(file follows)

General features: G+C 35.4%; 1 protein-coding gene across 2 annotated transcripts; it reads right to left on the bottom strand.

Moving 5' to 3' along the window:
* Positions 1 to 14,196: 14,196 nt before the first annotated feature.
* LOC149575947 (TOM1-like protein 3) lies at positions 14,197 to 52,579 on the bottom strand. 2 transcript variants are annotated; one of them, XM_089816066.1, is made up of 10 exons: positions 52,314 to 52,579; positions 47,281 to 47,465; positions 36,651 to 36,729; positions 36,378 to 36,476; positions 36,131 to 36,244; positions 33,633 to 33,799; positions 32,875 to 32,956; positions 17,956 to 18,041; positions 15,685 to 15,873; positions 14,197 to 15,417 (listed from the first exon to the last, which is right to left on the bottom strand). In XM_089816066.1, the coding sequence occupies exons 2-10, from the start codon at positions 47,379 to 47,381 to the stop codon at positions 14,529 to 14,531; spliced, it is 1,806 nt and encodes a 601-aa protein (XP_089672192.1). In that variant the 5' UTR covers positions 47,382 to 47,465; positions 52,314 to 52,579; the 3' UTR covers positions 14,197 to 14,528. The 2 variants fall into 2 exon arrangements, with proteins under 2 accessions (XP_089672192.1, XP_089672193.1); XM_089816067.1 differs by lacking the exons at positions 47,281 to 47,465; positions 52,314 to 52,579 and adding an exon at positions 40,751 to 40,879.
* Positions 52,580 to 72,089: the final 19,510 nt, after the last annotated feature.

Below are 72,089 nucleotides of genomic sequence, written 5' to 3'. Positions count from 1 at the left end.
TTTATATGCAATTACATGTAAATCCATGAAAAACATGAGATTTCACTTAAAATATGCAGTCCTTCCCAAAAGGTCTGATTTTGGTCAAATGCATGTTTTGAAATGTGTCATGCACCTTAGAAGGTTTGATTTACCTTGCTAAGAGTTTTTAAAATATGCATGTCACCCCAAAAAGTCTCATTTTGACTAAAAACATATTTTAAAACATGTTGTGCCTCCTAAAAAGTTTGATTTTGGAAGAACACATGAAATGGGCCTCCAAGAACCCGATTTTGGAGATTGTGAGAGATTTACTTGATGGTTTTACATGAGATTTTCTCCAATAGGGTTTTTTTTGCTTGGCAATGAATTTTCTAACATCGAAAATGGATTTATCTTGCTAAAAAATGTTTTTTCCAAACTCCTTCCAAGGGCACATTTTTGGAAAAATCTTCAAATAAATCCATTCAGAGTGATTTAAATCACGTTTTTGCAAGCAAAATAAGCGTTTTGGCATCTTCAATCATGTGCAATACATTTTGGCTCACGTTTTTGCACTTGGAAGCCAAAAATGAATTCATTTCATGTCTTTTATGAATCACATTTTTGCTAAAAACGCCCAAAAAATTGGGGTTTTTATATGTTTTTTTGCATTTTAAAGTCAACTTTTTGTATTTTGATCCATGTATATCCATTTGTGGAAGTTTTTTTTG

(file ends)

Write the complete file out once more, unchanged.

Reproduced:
General features: G+C 35.4%; 1 protein-coding gene across 2 annotated transcripts; it reads right to left on the bottom strand.

Moving 5' to 3' along the window:
* Positions 1 to 14,196: 14,196 nt before the first annotated feature.
* LOC149575947 (TOM1-like protein 3) lies at positions 14,197 to 52,579 on the bottom strand. 2 transcript variants are annotated; one of them, XM_089816066.1, is made up of 10 exons: positions 52,314 to 52,579; positions 47,281 to 47,465; positions 36,651 to 36,729; positions 36,378 to 36,476; positions 36,131 to 36,244; positions 33,633 to 33,799; positions 32,875 to 32,956; positions 17,956 to 18,041; positions 15,685 to 15,873; positions 14,197 to 15,417 (listed from the first exon to the last, which is right to left on the bottom strand). In XM_089816066.1, the coding sequence occupies exons 2-10, from the start codon at positions 47,379 to 47,381 to the stop codon at positions 14,529 to 14,531; spliced, it is 1,806 nt and encodes a 601-aa protein (XP_089672192.1). In that variant the 5' UTR covers positions 47,382 to 47,465; positions 52,314 to 52,579; the 3' UTR covers positions 14,197 to 14,528. The 2 variants fall into 2 exon arrangements, with proteins under 2 accessions (XP_089672192.1, XP_089672193.1); XM_089816067.1 differs by lacking the exons at positions 47,281 to 47,465; positions 52,314 to 52,579 and adding an exon at positions 40,751 to 40,879.
* Positions 52,580 to 72,089: the final 19,510 nt, after the last annotated feature.

Below are 72,089 nucleotides of genomic sequence, written 5' to 3'. Positions count from 1 at the left end.
TTTATATGCAATTACATGTAAATCCATGAAAAACATGAGATTTCACTTAAAATATGCAGTCCTTCCCAAAAGGTCTGATTTTGGTCAAATGCATGTTTTGAAATGTGTCATGCACCTTAGAAGGTTTGATTTACCTTGCTAAGAGTTTTTAAAATATGCATGTCACCCCAAAAAGTCTCATTTTGACTAAAAACATATTTTAAAACATGTTGTGCCTCCTAAAAAGTTTGATTTTGGAAGAACACATGAAATGGGCCTCCAAGAACCCGATTTTGGAGATTGTGAGAGATTTACTTGATGGTTTTACATGAGATTTTCTCCAATAGGGTTTTTTTTGCTTGGCAATGAATTTTCTAACATCGAAAATGGATTTATCTTGCTAAAAAATGTTTTTTCCAAACTCCTTCCAAGGGCACATTTTTGGAAAAATCTTCAAATAAATCCATTCAGAGTGATTTAAATCACGTTTTTGCAAGCAAAATAAGCGTTTTGGCATCTTCAATCATGTGCAATACATTTTGGCTCACGTTTTTGCACTTGGAAGCCAAAAATGAATTCATTTCATGTCTTTTATGAATCACATTTTTGCTAAAAACGCCCAAAAAATTGGGGTTTTTATATGTTTTTTTGCATTTTAAAGTCAACTTTTTGTATTTTGATCCATGTATATCCATTTGTGGAAGTTTTTTTTG